Roger Marolt: We’re not eating the snow cone in one bite
The Aspen Global Change Institute, in its 2014 report, predicted that there will be no skiing in Aspen by the year 2100 under current global emissions conditions. Let’s assume it is correct. Do you want to look at the snow cone half-full?
The optimists won’t worry too much. Their own eulogies will be cried over long before Little Nell’s. We’ve got more than 80 years of skiing left and that’s plenty for me, even if I’m following Klaus Obermeyer’s tracks into the mogul field of my 90s. It’s even enough time for my own kids to fit a full skiing life in and, realistically, for my grand kids and, probably, for my great-grand children, too. Heck, even my great-great grand kids might be able to squeeze a few runs in before the that final runoff. Just the thought is exhausting. Golf will be a good alternative, although I’ll be the one in a hole by then.
Unfortunately, optimism does not prevent the snow cone from dripping. It is not like some fourth-generation iteration of us is going to wake up one day 82 years from now to a Pitkin County alert informing them that skiing is suddenly over forever. There will be many slurps from the sweet, slushy delight between now and then.
Oversimplification gets a bad rap. While it may not be of much use to airplane designers and chess players, it allows the rest of us to have at least some vague idea of what the heck is going on. Without it, most of us would check out of most intellectual curiosities. I, for one, remain a big fan of gross generalizations in things to do with how the world works. Look at it this way: How else are you going to enjoy an Aspen Ideas Festival presentation? So, what do you say we go for it?
OK, so, if we progress on a Fanny Hill angled slope from where we are today with skiing heading downhill to the year 2100, what we know for sure is that, on average, the skiing next year will be worse than it is this year. In a mathematical expression, when you divide 82 years by a 100 percent decline in ski conditions, every year from here on out will be about 1.2 percent worse than the year before. That doesn’t sound too bad, but think about skiing 10 years from now. According to our version of oversimplification, skiing will be more than 12 percent worse than it is today, or let’s say last year since this year is proving to be quite an anomaly, so far.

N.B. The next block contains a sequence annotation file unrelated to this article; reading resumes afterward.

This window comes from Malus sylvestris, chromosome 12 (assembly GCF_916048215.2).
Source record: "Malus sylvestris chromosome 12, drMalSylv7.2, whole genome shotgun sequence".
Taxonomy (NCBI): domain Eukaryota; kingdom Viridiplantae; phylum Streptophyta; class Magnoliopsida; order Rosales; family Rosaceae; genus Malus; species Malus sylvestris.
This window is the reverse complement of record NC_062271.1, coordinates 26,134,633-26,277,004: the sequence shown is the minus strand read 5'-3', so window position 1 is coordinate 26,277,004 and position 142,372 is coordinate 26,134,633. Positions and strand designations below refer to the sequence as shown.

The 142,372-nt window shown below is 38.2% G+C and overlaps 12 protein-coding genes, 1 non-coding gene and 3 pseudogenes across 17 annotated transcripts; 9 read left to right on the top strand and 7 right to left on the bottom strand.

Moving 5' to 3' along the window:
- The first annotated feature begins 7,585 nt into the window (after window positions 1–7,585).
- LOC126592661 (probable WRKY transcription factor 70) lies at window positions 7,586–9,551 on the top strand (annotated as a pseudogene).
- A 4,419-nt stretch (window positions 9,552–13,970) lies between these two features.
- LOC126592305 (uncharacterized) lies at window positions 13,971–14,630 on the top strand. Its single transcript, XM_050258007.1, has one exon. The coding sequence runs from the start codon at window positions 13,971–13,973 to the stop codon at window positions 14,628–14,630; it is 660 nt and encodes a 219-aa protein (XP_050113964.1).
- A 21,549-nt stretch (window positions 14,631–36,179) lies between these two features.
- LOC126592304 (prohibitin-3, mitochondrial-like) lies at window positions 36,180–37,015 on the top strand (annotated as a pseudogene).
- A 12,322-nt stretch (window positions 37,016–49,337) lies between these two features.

And, yeah, there are going to be anomalies along the way. For sure, Aspen has not seen its last year of mega snow. Undoubtedly, we will see seasons where the snow is so deep that we get sick of shoveling our walks twice a day. But, we also will see even more frequently seasons like this one where it is so dry that we might as well post our snow shovels in the garden to prop up the sweet peas sprouting in March.
It’s a little like us growing older. We don’t notice much change day to day even though we know it is all coming to a certain end. If we are brave enough to look up a life expectancy table on the internet, we can get an estimate of when our bodies will turn from a vibrant wonder of science into a lump of functionless organic matter. It’s enough to make you sympathetic to climate change deniers. Let the first among us who hasn’t patted themselves on the back for running up Smuggler faster than other middle-aged joggers, who doesn’t dab a little anti-age cream on their face before bedtime, or simply comb their hair to disguise its thinness be the first to throw indisputable facts and evidence at a delusion.
While we are doing what we can here to save our climate for good skiing, that doesn’t appear to be a big priority for the other 6 billion people on the planet. Some are into it for other, possibly better reasons, but progress still seems slow. Many don’t care at all. I suppose we could spend our time designing tougher edges and ski base material, cultivating thicker vegetation for padding the slopes, and engineering rock-picking machines, but that seems as pointless as trying to hold oxygen in our lungs.
In the end, it’s about enjoying the fresh air without counting our finite number of breaths. In the words of the ageless Alfred E. Neuman; “What, me worry?”
Roger Marolt plans to get up there this weekend and ski his edges off! Email at firstname.lastname@example.org.
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